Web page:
It’s not always easy to listen to another person’s dreams. Are they interesting? The Coens know that “they always is to the party concerned.” Especially if you have the good fortune to wake up next to the same person most mornings, you may find yourself listening to the telling of a dream.
Several years ago I began to approach this challenge by concentrating on visualizing the images in the dream as it was told to me. Shortly thereafter, it occurred to me to journal my own dreams in screenplay format. The idea first appealed to me as a way to practice my scene-writing skills, but it soon became an experiment without a hypothesis.
I found, upon commencing last week, that the process highlights the least cinematic component of dreaming: the revelation of knowledge. For example, there’s no legitimate way in screenwriting language to suggest “he knows that no one must ever find the box beneath the bed where he keeps a human head wrapped in newspaper.” It’s useful knowledge for an actor — “what’s my motivation?” — but “he knows” is not easy to imply visually. I don’t think this is the most important part of dreams, but it does jump out when you try to describe them in an otherwise appropriate medium.
In Paprika, the final completed feature of anime legend Satoshi Kon, a team of corporate research scientists have created the “DC Mini,” a technology that allows the user to enter and affect dreams by means of a sleek and toothy headset. A spritely avatar named Paprika travels the dreamworld with the mastery of Neo in the Matrix, but her powers will be tested after a baddie steals the technology. (Neither Paprika’s identity nor that of the thief are immediately apparent.) As the story begins, one of the scientists falls into a raving, waking dream, and as he jumps from a window, we find ourselves in his ominously surreal parade in which “The mailbox and the refrigerator will lead the way!”
I love this parade. It repeats throughout Paprika, more thrilling and frightening each time. The villain — whose motives only marginally cohere, into a froth of Luddism and power-lust — eventually triggers the collapse of the dreamworld into the real. It’s the exact opposite of the layered clockwork* of Inception (moderately recommended at the Weblog, groused about by me here), and more fun.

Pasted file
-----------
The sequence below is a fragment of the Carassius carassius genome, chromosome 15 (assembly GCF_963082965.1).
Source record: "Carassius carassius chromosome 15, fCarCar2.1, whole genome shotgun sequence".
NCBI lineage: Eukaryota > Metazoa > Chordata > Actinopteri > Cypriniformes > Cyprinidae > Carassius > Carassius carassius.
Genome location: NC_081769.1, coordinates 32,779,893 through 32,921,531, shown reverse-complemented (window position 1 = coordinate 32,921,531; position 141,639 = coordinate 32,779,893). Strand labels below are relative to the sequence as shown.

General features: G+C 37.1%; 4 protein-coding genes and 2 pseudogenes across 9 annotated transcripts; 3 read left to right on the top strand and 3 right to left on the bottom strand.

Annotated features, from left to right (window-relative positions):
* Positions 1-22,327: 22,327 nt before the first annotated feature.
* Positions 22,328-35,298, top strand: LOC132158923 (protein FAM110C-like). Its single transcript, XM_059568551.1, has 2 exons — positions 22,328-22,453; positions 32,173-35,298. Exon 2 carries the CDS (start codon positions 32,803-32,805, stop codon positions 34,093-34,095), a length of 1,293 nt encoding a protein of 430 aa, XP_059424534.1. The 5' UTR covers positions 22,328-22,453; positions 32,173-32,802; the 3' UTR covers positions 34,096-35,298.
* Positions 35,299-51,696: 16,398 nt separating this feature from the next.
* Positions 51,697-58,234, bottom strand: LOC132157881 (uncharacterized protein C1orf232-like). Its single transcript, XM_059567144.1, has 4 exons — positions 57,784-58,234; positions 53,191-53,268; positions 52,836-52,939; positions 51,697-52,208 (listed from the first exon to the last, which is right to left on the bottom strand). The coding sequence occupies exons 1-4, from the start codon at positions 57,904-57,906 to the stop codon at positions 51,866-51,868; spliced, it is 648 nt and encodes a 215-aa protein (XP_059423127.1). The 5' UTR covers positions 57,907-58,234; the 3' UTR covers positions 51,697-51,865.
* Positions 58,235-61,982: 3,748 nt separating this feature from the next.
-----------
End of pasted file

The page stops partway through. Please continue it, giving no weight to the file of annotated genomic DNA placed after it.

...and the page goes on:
Death at a Funeral (2007) — Matthew MacFayden winningly underplays his character at the center of this farce. Unfortunately, everyone else talks too slow, whispers too much, and pushes their jokes too hard. (Peter Dinklage does a pretty good job.) Frank Oz directed, and at times the characters seemed like British actors imitating Muppets, though Heist did not have the same problem. The accidental-drugs joke is repeated three times, to good effect. The script overall isn’t bad, I just wanted it to feel more British.
Source Code — Like Zowie Bowie‘s excellent first movie, Moon, this uses the repetition of a central element to stage a dramatic scenario unsettled by a moral/ontological problem. Unlike Moon, Source Code never quite finds anything like the shattering moment where Sam Rockwell’s character reaches his daughter on Earth. I have some thoughts about it that I can’t get into without major spoilers but if I write them up at the other joint I’ll drop a note in comments. To tease it slightly: Harriet McBride Johnson would object to the third act; and it only takes a slight view askew to turn a mushy live-in-the-moment lesson into a Being John Malkovich-style horror ending. Michelle Monaghan is a waterfall but Vera Farmiga is an ocean.
Go down a level into the comments section and let us know what devilish flickers you saw as if in a waking dream this week.